So, how do we react to and live under pestilences? Camus explores three main reactions – rebel, escape and accept – and decides, not surprisingly, that the only real response is to rebel. Rebelling to him, though, doesn’t require a heroic taking to the hustings. It can simply mean not giving in. Here is Rieux:
What’s true of all the evils in the world is true of the plague as well. It helps men to rise above themselves. All the same, when you see the misery it brings, you’d be a mad man, or a coward, or stone-blind to give in tamely to the plague.
And so you do the decent thing, you do what you can to “fight” the plague and help your fellow humans. This is what Rieux, Tarrou and Grand do – and what Rambert eventually decides to do (saying that “this business is everybody’s business”) after spending much of the novel trying to escape. Rieux, Tarrou and Rambert spend a lot of time intellectualising the plague, while Grand gets on with it. Grand could be a laughable character – he devotes his spare time trying to find the right words for the first sentence of his book – but the narrator doesn’t laugh at him. Grand:
was the true embodiment of the quiet courage that inspired the sanitary groups. He had said ‘Yes’ without a moment’s hesitation and with a large-heartedness that was second nature to him.
When Rieux thanks him Grand says in surprise:
Why, that’s not difficult. Plague is here and we’ve got to make a stand, that’s obvious.
Meanwhile, Father Paneloux tries to understand the plague in terms of religion. His first reaction is that traditional one of God visiting his wrath upon a sinful people. But, as the plague sets in and he sees an innocent child die a painful death, he is forced to rethink his religion. He sees two options: to reject God or to totally accept whatever God presents. Since he is not willing to reject God, he decides that he must surrender totally to God’s will. Camus, it’s clear, doesn’t buy it!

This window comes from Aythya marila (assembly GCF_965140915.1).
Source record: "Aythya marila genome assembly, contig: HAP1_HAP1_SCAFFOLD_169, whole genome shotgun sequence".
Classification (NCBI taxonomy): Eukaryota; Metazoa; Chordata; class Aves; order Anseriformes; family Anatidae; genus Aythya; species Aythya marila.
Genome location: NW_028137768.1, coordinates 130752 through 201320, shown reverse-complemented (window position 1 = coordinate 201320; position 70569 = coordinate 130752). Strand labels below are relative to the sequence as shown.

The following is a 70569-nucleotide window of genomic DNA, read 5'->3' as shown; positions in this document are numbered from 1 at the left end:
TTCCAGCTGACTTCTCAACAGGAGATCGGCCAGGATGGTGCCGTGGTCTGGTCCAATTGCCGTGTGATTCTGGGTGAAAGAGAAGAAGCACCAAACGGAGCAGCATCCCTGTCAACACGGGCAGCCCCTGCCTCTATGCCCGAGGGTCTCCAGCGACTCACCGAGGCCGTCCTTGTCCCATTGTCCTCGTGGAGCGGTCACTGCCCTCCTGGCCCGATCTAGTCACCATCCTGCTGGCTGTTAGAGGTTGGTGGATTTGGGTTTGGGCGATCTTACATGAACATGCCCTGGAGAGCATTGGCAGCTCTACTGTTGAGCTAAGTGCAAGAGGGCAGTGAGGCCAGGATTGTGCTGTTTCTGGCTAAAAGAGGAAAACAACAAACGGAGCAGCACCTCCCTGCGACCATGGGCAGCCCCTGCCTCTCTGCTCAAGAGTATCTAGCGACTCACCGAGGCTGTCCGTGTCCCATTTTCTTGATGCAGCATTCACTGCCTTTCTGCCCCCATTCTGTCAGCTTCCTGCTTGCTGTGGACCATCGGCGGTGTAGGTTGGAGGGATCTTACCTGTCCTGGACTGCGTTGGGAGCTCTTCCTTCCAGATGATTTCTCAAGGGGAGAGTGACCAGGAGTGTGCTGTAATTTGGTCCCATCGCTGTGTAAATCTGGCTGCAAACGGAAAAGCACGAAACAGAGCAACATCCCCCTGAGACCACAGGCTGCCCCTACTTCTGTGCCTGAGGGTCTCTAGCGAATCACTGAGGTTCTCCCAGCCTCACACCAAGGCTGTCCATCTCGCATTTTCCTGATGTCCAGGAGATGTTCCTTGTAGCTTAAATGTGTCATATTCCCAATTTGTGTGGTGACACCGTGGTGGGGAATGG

Then there’s the criminal Cottard who flourishes under the plague. I won’t labour his story, but just say that one of the issues for him is that he’s safe from the police while the plague exists, and he relishes the fact that suddenly he’s not the only one who is miserable. In fact, as the townspeople become more miserable, the cheerier he becomes. He’s not prepared to join Rieux et al in their fight:
It’s not my job … What’s more, the plague suits me quite well and I see no reason why I should bother about trying to stop it.
The irony is that the person who most cares about Cottard is Grand!
Well, I have gone on about this novel, and could go on more. I’ve barely touched on its literary technique (its narrative style, structure, characterisation and language) but I think I’ve written enough. I will end with Rieux’s assessment of what it all means, because it means as much today as it did when it was written. That makes it a universal work.
None the less, he knew that the tale he had to tell could not be one of a final victory. It could be only the record of what had had to be done, and what assuredly would have to be done again in the never-ending fight against terror and its relentless onslaughts, despite their personal afflictions, by all who, while unable to be saints but refusing to bow down to pestilences, strive their utmost to be healers.
Camus’ worldview here is a moderate form of humanism, one that is realistically rather than idealistically based. It makes a lot of sense to me.
(Trans. by Stuart Gilbert)
Middlesex: Penguin Books, 1960 (orig. 1948)